CTP changes could see drivers need another insurance cover

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Drivers in New South Wales could need to buy income protection insurance to maintain their current level of cover if green slip reforms progress.

The Sydney Morning Herald reports that drivers may need to pick up the extra cover as the Baird government looks to overhaul the CTP industry.

The Australian Lawyers Alliance has said that some consumers could have to pay up to $4600 a year in private income protection insurance premiums to maintain current levels of income cover.

"The government is not content with creating a scheme that will line the pockets of insurers by reducing the value of claims made by NSW drivers and pedestrians, but now they are going to force people to take out additional costly insurance from those very same insurers," Andrew Stone from the Alliance said, according to The Sydney Morning Herald.

"This move is going to hit hard-working families on a budget - the self-employed, tradies and manual workers need an income safety net to keep paying the bills for them and their families if injured."

The Insurance Council of Australia said that it does not believe the reforms will lead to an uptick in customers purchasing income protection cover as many are already covered via superannuation fund or agreements with employers.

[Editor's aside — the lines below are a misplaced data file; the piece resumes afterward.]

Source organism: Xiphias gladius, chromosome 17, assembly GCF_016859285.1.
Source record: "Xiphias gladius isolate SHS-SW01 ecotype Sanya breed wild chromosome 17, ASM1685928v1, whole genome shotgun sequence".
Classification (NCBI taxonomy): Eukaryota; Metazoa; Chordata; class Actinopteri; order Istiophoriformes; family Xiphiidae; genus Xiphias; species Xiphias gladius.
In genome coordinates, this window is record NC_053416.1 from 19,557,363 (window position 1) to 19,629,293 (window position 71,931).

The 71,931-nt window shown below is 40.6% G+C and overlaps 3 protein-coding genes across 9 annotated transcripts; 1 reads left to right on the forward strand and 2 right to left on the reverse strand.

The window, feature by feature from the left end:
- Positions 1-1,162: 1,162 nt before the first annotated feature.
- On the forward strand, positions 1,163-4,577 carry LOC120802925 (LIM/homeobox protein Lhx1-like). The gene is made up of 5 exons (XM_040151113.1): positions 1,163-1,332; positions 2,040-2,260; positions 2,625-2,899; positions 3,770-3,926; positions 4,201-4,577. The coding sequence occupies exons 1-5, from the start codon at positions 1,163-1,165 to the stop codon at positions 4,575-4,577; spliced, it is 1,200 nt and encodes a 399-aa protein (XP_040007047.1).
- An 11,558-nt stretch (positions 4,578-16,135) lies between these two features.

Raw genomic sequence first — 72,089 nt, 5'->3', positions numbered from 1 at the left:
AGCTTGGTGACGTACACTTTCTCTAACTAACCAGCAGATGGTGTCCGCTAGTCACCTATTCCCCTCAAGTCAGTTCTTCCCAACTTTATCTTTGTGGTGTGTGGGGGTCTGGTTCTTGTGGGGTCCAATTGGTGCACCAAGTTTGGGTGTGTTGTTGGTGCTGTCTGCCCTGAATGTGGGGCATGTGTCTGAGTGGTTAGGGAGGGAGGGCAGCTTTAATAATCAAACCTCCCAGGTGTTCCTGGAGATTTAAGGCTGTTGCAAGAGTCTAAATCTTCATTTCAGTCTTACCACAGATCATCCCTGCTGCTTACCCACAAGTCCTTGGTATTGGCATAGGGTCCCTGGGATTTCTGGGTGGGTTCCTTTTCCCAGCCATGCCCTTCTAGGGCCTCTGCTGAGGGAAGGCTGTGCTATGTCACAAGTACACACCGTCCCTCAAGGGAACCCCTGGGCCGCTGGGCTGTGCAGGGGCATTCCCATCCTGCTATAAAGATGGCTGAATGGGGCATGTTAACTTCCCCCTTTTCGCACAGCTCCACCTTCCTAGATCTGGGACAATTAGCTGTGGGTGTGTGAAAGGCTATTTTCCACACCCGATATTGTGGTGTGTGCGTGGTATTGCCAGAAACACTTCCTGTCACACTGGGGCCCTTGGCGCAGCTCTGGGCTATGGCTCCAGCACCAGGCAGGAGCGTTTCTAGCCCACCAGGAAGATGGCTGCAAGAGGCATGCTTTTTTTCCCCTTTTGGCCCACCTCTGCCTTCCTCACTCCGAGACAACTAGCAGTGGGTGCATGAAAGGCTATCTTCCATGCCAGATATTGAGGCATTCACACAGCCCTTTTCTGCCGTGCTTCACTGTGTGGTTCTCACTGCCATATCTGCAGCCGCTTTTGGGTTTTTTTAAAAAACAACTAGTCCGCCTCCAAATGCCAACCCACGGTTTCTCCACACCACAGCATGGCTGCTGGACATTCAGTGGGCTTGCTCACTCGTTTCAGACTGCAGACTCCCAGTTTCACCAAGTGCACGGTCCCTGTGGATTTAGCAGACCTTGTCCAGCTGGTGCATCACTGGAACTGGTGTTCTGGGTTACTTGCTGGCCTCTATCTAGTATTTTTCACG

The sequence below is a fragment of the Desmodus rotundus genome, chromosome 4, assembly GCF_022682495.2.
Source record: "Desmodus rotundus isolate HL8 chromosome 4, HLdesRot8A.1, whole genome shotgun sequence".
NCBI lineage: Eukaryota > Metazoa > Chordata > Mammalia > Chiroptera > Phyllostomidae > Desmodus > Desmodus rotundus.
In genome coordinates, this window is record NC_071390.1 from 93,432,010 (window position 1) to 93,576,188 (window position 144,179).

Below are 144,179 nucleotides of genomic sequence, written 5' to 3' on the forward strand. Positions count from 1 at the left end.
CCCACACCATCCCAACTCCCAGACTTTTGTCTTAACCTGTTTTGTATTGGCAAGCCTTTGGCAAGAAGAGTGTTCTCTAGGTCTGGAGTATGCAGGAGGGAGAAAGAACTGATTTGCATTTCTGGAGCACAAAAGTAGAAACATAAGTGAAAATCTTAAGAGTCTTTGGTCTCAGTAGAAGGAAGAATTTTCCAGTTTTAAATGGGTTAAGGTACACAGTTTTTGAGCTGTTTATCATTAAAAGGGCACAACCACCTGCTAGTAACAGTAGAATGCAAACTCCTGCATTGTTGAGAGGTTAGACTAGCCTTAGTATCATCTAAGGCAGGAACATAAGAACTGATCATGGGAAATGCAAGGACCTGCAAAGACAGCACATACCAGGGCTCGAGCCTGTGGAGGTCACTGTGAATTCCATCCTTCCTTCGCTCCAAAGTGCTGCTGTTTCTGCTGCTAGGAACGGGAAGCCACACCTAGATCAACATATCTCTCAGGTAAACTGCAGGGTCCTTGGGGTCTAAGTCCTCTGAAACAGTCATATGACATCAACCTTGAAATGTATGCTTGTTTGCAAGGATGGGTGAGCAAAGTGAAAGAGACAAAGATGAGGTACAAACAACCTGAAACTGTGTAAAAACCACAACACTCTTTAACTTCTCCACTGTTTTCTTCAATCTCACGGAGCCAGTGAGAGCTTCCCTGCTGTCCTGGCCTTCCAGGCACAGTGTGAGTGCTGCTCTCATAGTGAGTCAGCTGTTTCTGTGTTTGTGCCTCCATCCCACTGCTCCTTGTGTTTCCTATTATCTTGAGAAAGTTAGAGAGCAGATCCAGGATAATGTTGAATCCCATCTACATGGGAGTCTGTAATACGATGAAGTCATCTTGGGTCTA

"Under the proposed reforms, injured road users will receive money for treatment and loss of income for up to five years," said ICA spokesman, Campbell Fuller, according to The Sydney Morning Herald.

"The final report of the CTP Reference Panel report indicates the number of minor-to-moderately-injured road users who still need treatment after five years is extremely small, and the report outlines options to provide them extra assistance.”

Victor Dominello, NSW minister for innovation and better regulation, hit back at the claims, labelling them “alarmist and misleading.”
"Under the current green slip scheme, injured people have to wait three to five years on average to receive income payments, from which significant legal fees are then deducted," Dominello said.

"Where the current system can leave people in financial stress and further traumatised by extended dispute resolution processes, the reforms will provide people with access for the first time to weekly income support if they need time off work to recover."

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